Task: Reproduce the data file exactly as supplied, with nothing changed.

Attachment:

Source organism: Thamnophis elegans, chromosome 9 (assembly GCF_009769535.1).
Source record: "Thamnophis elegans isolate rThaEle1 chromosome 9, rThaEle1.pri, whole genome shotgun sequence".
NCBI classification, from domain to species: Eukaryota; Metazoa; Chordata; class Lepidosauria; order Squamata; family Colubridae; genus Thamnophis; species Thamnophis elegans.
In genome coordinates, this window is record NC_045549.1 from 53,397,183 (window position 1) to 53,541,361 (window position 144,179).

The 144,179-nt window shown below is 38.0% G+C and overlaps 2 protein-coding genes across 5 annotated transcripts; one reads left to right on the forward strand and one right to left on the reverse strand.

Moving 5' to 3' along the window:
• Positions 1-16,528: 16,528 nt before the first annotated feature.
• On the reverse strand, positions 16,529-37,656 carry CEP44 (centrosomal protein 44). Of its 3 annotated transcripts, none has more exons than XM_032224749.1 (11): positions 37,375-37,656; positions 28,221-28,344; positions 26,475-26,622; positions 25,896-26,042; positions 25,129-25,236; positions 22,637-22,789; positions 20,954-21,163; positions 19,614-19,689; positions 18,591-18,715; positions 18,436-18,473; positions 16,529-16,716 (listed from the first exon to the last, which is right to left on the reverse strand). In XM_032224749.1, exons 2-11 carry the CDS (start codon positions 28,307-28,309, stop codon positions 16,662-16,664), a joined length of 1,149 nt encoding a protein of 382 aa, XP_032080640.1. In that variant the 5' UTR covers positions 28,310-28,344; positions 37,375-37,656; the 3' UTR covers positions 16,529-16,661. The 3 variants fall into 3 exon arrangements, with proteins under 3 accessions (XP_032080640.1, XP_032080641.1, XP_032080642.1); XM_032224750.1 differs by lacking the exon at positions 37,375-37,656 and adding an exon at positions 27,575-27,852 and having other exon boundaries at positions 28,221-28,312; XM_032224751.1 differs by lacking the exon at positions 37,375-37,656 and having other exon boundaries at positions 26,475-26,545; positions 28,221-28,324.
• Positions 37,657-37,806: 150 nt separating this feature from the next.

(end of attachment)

Source organism: Thamnophis elegans, chromosome 9 (assembly GCF_009769535.1).
Source record: "Thamnophis elegans isolate rThaEle1 chromosome 9, rThaEle1.pri, whole genome shotgun sequence".
NCBI classification, from domain to species: Eukaryota; Metazoa; Chordata; class Lepidosauria; order Squamata; family Colubridae; genus Thamnophis; species Thamnophis elegans.
In genome coordinates, this window is record NC_045549.1 from 53,397,183 (window position 1) to 53,541,361 (window position 144,179).

The 144,179-nt window shown below is 38.0% G+C and overlaps 2 protein-coding genes across 5 annotated transcripts; one reads left to right on the forward strand and one right to left on the reverse strand.

Moving 5' to 3' along the window:
• Positions 1-16,528: 16,528 nt before the first annotated feature.
• On the reverse strand, positions 16,529-37,656 carry CEP44 (centrosomal protein 44). Of its 3 annotated transcripts, none has more exons than XM_032224749.1 (11): positions 37,375-37,656; positions 28,221-28,344; positions 26,475-26,622; positions 25,896-26,042; positions 25,129-25,236; positions 22,637-22,789; positions 20,954-21,163; positions 19,614-19,689; positions 18,591-18,715; positions 18,436-18,473; positions 16,529-16,716 (listed from the first exon to the last, which is right to left on the reverse strand). In XM_032224749.1, exons 2-11 carry the CDS (start codon positions 28,307-28,309, stop codon positions 16,662-16,664), a joined length of 1,149 nt encoding a protein of 382 aa, XP_032080640.1. In that variant the 5' UTR covers positions 28,310-28,344; positions 37,375-37,656; the 3' UTR covers positions 16,529-16,661. The 3 variants fall into 3 exon arrangements, with proteins under 3 accessions (XP_032080640.1, XP_032080641.1, XP_032080642.1); XM_032224750.1 differs by lacking the exon at positions 37,375-37,656 and adding an exon at positions 27,575-27,852 and having other exon boundaries at positions 28,221-28,312; XM_032224751.1 differs by lacking the exon at positions 37,375-37,656 and having other exon boundaries at positions 26,475-26,545; positions 28,221-28,324.
• Positions 37,657-37,806: 150 nt separating this feature from the next.